And when you compare this announcement to the lean years of Reagan, Bush and Bush, a rail advocate would think they died and went to high speed rail heaven. In the Reagan years, even Amtrak was zeroed out in the administration's budget and there was no thought of high speed rail, unless it was paid for by the states or private sector. Even the Clinton years were no panacea for funding new intercity rail.

Putting the euphoria aside, what does this mean for funding? Well, it's a total of $13 billion over about 6 fiscal years:

  • $8 billion in stimulus funding
  • $1 billion per year for 5 years

Sound like a lot?

Again, it's a monumental amount compared to the past; I'm afraid it's a drop in the bucket compared to building a system that looks like real high speed rail, such as the TGV in France.

First of all, the funding will be diluted among 10 politically-determined corridors:

Do the math, and it's a average of $1.3 billion per corridor. Somewhat impressive, but say the corridors are about 500 miles (most are longer), that's $2.6 million/mile which is a nice upgrade, but won't buy you a TGV system.

Second, look at what this is buying. Pres. Obama talks about upgrading first. And the press release also defines "high" speed rail at 110 mph, which sound high compared to 65 mph on the interstate, but not compared to TGV speeds over 200 mph.

Now, my background in intercity high speed rail includes working on the US Dept. of Transportation's "Commercial Feasibility Study" were we looked at what it would take to run rail operations with maximum speeds of 90, 110, 125, 150 and 200 mph on most of the same corridors listed above. My job involved looking at maps and track charts in great detail and "test driving" the corridors (using a spreadsheet-based simulation program) to see how fast you could go if you upgraded the tracks or if you built new tracks (for the 200 mph option). Then we estimated how much it would cost it would take to reach each of these top speeds.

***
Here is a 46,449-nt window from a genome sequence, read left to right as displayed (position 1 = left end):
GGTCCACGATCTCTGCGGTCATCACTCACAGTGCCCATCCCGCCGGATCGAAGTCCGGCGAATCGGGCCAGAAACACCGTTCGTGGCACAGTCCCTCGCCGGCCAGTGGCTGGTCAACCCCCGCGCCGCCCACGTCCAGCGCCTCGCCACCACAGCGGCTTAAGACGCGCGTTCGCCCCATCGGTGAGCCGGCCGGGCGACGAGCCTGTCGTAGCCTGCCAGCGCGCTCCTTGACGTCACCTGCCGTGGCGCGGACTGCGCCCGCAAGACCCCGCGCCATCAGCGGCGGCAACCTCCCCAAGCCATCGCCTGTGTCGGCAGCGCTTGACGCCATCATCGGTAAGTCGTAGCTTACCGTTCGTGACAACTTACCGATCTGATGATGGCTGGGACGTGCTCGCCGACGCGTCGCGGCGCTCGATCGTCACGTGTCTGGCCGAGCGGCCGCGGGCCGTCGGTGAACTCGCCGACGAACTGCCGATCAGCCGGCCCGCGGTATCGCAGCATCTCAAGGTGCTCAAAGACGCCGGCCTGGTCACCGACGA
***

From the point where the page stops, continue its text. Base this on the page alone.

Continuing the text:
In short, I know what you can get out of these corridors and how much it would cost to get there.

Here's a summary of my conclusions:
  1. The selection of the 110 mph top speed actually proved to be the most cost-effective target in terms of capital cost compared to increased ridership and associated revenue. While 110 mph is modest compared to TGV (at 186 mph), it is a prudent first step.
  2. Where the federal funds meet local funding (e.g., in California, they have voted $10 billion of state funds), it may kick start something more than the studies I've seen over the last 2 decades.
  3. Portions of the Empire Corridor (near Albany, NY) and the Chicago-Detroit corridor have segments already at 110 mph, so this funding can incrementally piggy-back on existing improvements.
  4. Though not listed as one of the 10 corridors, the Northeast Corridor (Boston-Washington) can compete for funds.
  5. The funding still depends on local initiatives. This is working in California, but has been a start-stop process in Florida (depending on who the Governor is) and here in New England, the failure of New Hampshire to provide modest funding for the Boston-Montreal corridor has crippled the efforts. This intercity rail is really interstate commerce, and last time I looked, the Federal government was responsible for that!
  6. Bottom line: other than California (where they may actually build a high speed line), don't count on much. Despite what the President's rhetoric, I say "Make no grand plans!"

Start of a New Transportation Blog

Having worked as a civil engineer in the transportation field for over 30 years, I've developed a perspective on current transportation issues, locally in the Boston and New England areas, nationally and internationally. Having tested the patience of collegues and friends as I go on about this and that, I thought I'd start my own blog. This way, those interested can read on, and those not, can pass it up.

Actually, I'm planning on 2 blogs:
  1. Transportation Issues Today: news and comments on current events, etc.
  2. New Initiatives in Transportation: this will contain practical proposals for improving transportation, focusing on the more "sustainable" modes: walking, bicycling, public transit, and other rail transporation.

If anyone out there is reading these posts, please leave your comments.